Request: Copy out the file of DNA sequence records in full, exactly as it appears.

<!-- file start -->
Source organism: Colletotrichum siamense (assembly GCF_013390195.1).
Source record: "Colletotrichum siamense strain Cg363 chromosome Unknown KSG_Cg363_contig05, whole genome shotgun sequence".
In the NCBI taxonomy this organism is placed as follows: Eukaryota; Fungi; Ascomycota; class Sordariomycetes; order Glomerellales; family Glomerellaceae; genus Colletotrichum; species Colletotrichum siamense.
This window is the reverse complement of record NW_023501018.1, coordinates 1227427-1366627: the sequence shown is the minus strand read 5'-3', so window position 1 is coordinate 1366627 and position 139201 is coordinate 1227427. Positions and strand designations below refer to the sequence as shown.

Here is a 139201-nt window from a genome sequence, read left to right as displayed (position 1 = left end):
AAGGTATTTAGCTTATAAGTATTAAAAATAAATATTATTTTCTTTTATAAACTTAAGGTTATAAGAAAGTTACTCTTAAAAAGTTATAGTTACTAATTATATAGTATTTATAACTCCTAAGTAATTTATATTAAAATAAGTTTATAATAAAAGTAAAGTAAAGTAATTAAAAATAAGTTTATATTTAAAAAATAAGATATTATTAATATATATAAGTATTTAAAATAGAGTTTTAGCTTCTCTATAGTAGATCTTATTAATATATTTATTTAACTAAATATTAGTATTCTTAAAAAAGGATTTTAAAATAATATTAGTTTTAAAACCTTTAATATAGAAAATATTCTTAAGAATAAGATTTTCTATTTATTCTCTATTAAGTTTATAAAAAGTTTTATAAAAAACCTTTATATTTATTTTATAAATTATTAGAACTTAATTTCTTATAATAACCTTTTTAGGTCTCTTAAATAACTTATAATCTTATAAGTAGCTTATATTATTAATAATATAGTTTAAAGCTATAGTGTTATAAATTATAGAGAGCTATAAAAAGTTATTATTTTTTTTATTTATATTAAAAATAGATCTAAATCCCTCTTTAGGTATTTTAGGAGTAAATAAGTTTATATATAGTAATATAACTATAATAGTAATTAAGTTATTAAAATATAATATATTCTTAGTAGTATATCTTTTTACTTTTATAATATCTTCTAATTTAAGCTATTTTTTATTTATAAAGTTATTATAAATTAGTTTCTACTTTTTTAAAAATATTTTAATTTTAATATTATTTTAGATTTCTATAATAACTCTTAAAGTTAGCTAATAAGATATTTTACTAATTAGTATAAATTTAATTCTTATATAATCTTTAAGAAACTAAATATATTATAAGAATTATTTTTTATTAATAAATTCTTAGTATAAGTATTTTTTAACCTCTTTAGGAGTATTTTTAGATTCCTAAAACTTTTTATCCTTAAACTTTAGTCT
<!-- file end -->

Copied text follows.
Source organism: Colletotrichum siamense (assembly GCF_013390195.1).
Source record: "Colletotrichum siamense strain Cg363 chromosome Unknown KSG_Cg363_contig05, whole genome shotgun sequence".
In the NCBI taxonomy this organism is placed as follows: Eukaryota; Fungi; Ascomycota; class Sordariomycetes; order Glomerellales; family Glomerellaceae; genus Colletotrichum; species Colletotrichum siamense.
This window is the reverse complement of record NW_023501018.1, coordinates 1227427-1366627: the sequence shown is the minus strand read 5'-3', so window position 1 is coordinate 1366627 and position 139201 is coordinate 1227427. Positions and strand designations below refer to the sequence as shown.

Here is a 139201-nt window from a genome sequence, read left to right as displayed (position 1 = left end):
AAGGTATTTAGCTTATAAGTATTAAAAATAAATATTATTTTCTTTTATAAACTTAAGGTTATAAGAAAGTTACTCTTAAAAAGTTATAGTTACTAATTATATAGTATTTATAACTCCTAAGTAATTTATATTAAAATAAGTTTATAATAAAAGTAAAGTAAAGTAATTAAAAATAAGTTTATATTTAAAAAATAAGATATTATTAATATATATAAGTATTTAAAATAGAGTTTTAGCTTCTCTATAGTAGATCTTATTAATATATTTATTTAACTAAATATTAGTATTCTTAAAAAAGGATTTTAAAATAATATTAGTTTTAAAACCTTTAATATAGAAAATATTCTTAAGAATAAGATTTTCTATTTATTCTCTATTAAGTTTATAAAAAGTTTTATAAAAAACCTTTATATTTATTTTATAAATTATTAGAACTTAATTTCTTATAATAACCTTTTTAGGTCTCTTAAATAACTTATAATCTTATAAGTAGCTTATATTATTAATAATATAGTTTAAAGCTATAGTGTTATAAATTATAGAGAGCTATAAAAAGTTATTATTTTTTTTATTTATATTAAAAATAGATCTAAATCCCTCTTTAGGTATTTTAGGAGTAAATAAGTTTATATATAGTAATATAACTATAATAGTAATTAAGTTATTAAAATATAATATATTCTTAGTAGTATATCTTTTTACTTTTATAATATCTTCTAATTTAAGCTATTTTTTATTTATAAAGTTATTATAAATTAGTTTCTACTTTTTTAAAAATATTTTAATTTTAATATTATTTTAGATTTCTATAATAACTCTTAAAGTTAGCTAATAAGATATTTTACTAATTAGTATAAATTTAATTCTTATATAATCTTTAAGAAACTAAATATATTATAAGAATTATTTTTTATTAATAAATTCTTAGTATAAGTATTTTTTAACCTCTTTAGGAGTATTTTTAGATTCCTAAAACTTTTTATCCTTAAACTTTAGTCT